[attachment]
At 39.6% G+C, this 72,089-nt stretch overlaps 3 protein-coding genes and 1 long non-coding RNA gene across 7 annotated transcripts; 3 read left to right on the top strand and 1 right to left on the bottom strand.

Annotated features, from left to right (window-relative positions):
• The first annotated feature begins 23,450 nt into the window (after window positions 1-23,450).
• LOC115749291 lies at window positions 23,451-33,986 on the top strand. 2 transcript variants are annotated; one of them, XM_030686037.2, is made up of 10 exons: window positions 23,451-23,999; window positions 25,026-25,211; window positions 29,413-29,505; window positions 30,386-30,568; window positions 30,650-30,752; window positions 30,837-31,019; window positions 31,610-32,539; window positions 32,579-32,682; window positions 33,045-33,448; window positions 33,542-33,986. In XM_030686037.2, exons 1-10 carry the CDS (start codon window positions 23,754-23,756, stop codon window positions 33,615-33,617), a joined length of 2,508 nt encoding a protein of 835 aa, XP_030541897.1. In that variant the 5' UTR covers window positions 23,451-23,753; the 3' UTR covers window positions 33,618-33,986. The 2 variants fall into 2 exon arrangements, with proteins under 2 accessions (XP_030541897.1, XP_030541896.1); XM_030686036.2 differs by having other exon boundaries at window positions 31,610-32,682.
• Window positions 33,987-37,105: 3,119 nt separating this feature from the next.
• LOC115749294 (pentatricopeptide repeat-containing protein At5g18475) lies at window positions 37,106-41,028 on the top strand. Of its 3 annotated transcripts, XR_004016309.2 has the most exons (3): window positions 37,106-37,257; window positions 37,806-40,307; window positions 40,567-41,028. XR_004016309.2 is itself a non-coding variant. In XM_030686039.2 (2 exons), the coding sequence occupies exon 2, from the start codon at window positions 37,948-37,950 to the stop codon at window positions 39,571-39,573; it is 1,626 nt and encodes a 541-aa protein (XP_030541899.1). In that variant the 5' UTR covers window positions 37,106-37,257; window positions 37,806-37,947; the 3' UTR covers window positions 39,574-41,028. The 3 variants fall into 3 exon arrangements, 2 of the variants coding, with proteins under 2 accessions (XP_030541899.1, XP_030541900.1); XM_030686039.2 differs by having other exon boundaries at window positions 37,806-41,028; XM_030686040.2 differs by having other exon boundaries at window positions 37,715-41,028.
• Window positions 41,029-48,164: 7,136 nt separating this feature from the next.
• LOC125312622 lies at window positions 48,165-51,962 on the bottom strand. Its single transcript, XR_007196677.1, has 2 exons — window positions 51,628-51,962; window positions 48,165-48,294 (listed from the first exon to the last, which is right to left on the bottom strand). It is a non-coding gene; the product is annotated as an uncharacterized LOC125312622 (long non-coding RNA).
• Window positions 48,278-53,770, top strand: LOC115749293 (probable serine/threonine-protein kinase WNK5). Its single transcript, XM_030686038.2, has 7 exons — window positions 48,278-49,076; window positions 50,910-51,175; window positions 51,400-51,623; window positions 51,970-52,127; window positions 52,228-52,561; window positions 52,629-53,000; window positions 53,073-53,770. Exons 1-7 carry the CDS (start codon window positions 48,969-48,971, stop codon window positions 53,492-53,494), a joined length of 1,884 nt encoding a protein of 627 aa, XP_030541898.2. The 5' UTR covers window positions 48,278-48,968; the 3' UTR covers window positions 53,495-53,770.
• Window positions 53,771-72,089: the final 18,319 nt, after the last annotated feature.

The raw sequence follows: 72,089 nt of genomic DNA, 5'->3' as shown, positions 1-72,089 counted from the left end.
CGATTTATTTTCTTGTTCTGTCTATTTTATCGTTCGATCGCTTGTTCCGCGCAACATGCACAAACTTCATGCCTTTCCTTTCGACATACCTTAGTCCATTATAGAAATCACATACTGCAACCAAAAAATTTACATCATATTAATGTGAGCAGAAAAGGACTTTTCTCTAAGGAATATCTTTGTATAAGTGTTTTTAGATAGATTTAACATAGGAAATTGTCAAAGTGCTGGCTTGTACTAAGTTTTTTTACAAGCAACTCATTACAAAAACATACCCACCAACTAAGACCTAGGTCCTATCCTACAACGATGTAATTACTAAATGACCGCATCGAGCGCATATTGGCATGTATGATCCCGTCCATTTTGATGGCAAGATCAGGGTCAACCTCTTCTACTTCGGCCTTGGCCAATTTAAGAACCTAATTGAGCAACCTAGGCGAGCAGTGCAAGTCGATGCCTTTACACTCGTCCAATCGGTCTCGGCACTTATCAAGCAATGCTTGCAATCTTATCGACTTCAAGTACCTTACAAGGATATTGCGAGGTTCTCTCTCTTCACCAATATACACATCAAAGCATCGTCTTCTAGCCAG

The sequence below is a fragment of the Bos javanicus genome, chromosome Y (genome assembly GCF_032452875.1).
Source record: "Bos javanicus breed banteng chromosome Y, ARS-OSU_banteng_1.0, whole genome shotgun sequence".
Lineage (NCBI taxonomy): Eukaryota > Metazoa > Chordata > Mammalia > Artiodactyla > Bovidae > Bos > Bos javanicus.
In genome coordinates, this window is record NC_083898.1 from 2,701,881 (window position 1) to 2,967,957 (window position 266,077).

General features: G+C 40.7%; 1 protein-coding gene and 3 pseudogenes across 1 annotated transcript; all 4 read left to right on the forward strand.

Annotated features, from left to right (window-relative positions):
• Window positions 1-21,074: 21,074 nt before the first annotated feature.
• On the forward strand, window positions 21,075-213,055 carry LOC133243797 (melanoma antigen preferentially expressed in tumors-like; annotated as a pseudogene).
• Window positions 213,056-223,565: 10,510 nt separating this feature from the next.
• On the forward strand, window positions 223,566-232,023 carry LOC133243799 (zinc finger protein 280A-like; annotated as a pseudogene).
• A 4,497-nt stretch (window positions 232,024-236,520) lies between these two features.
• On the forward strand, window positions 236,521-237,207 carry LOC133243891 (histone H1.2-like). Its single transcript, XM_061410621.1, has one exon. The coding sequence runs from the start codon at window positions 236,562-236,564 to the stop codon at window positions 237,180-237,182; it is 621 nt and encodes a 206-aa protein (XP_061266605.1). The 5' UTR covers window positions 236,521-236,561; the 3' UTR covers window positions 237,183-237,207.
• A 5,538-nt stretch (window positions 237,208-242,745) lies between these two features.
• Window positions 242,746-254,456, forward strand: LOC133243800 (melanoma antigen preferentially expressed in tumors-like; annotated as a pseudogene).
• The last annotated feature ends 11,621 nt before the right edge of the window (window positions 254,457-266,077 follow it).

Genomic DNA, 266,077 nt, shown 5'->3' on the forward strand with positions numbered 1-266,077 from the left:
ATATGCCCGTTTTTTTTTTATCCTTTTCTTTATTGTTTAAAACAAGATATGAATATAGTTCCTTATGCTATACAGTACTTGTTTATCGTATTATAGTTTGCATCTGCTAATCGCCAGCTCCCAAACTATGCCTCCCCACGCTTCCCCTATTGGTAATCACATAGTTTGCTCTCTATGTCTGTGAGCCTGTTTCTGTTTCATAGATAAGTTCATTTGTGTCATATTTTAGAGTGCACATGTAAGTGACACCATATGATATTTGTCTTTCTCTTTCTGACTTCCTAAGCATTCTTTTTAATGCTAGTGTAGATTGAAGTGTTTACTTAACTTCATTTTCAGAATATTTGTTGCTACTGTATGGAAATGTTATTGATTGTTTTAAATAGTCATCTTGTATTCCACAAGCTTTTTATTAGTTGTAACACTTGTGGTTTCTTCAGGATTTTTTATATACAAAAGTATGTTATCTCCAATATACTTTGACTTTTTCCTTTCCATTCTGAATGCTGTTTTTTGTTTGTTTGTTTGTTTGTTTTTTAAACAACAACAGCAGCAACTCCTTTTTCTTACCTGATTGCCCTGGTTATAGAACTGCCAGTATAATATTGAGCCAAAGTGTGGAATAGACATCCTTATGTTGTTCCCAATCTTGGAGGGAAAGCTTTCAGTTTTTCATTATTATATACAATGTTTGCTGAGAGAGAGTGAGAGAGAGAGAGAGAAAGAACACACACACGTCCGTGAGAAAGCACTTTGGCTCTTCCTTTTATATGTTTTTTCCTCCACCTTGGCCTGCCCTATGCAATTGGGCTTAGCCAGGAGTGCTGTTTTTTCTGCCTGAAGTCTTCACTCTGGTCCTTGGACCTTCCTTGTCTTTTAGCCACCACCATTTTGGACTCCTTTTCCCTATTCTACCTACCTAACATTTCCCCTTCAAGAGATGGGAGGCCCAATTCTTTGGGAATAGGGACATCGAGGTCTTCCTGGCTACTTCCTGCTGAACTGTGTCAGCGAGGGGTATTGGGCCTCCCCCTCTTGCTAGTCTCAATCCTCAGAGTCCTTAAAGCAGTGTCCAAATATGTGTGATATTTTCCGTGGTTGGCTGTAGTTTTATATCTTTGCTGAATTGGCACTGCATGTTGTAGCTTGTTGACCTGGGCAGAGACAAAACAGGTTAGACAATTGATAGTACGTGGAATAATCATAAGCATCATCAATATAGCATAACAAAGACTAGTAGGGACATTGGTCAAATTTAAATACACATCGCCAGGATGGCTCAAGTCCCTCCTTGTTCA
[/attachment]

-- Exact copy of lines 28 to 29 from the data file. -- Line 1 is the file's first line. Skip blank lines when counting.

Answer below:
Genomic DNA, 266,077 nt, shown 5'->3' on the forward strand with positions numbered 1-266,077 from the left:
ATATGCCCGTTTTTTTTTTATCCTTTTCTTTATTGTTTAAAACAAGATATGAATATAGTTCCTTATGCTATACAGTACTTGTTTATCGTATTATAGTTTGCATCTGCTAATCGCCAGCTCCCAAACTATGCCTCCCCACGCTTCCCCTATTGGTAATCACATAGTTTGCTCTCTATGTCTGTGAGCCTGTTTCTGTTTCATAGATAAGTTCATTTGTGTCATATTTTAGAGTGCACATGTAAGTGACACCATATGATATTTGTCTTTCTCTTTCTGACTTCCTAAGCATTCTTTTTAATGCTAGTGTAGATTGAAGTGTTTACTTAACTTCATTTTCAGAATATTTGTTGCTACTGTATGGAAATGTTATTGATTGTTTTAAATAGTCATCTTGTATTCCACAAGCTTTTTATTAGTTGTAACACTTGTGGTTTCTTCAGGATTTTTTATATACAAAAGTATGTTATCTCCAATATACTTTGACTTTTTCCTTTCCATTCTGAATGCTGTTTTTTGTTTGTTTGTTTGTTTGTTTTTTAAACAACAACAGCAGCAACTCCTTTTTCTTACCTGATTGCCCTGGTTATAGAACTGCCAGTATAATATTGAGCCAAAGTGTGGAATAGACATCCTTATGTTGTTCCCAATCTTGGAGGGAAAGCTTTCAGTTTTTCATTATTATATACAATGTTTGCTGAGAGAGAGTGAGAGAGAGAGAGAGAAAGAACACACACACGTCCGTGAGAAAGCACTTTGGCTCTTCCTTTTATATGTTTTTTCCTCCACCTTGGCCTGCCCTATGCAATTGGGCTTAGCCAGGAGTGCTGTTTTTTCTGCCTGAAGTCTTCACTCTGGTCCTTGGACCTTCCTTGTCTTTTAGCCACCACCATTTTGGACTCCTTTTCCCTATTCTACCTACCTAACATTTCCCCTTCAAGAGATGGGAGGCCCAATTCTTTGGGAATAGGGACATCGAGGTCTTCCTGGCTACTTCCTGCTGAACTGTGTCAGCGAGGGGTATTGGGCCTCCCCCTCTTGCTAGTCTCAATCCTCAGAGTCCTTAAAGCAGTGTCCAAATATGTGTGATATTTTCCGTGGTTGGCTGTAGTTTTATATCTTTGCTGAATTGGCACTGCATGTTGTAGCTTGTTGACCTGGGCAGAGACAAAACAGGTTAGACAATTGATAGTACGTGGAATAATCATAAGCATCATCAATATAGCATAACAAAGACTAGTAGGGACATTGGTCAAATTTAAATACACATCGCCAGGATGGCTCAAGTCCCTCCTTGTTCA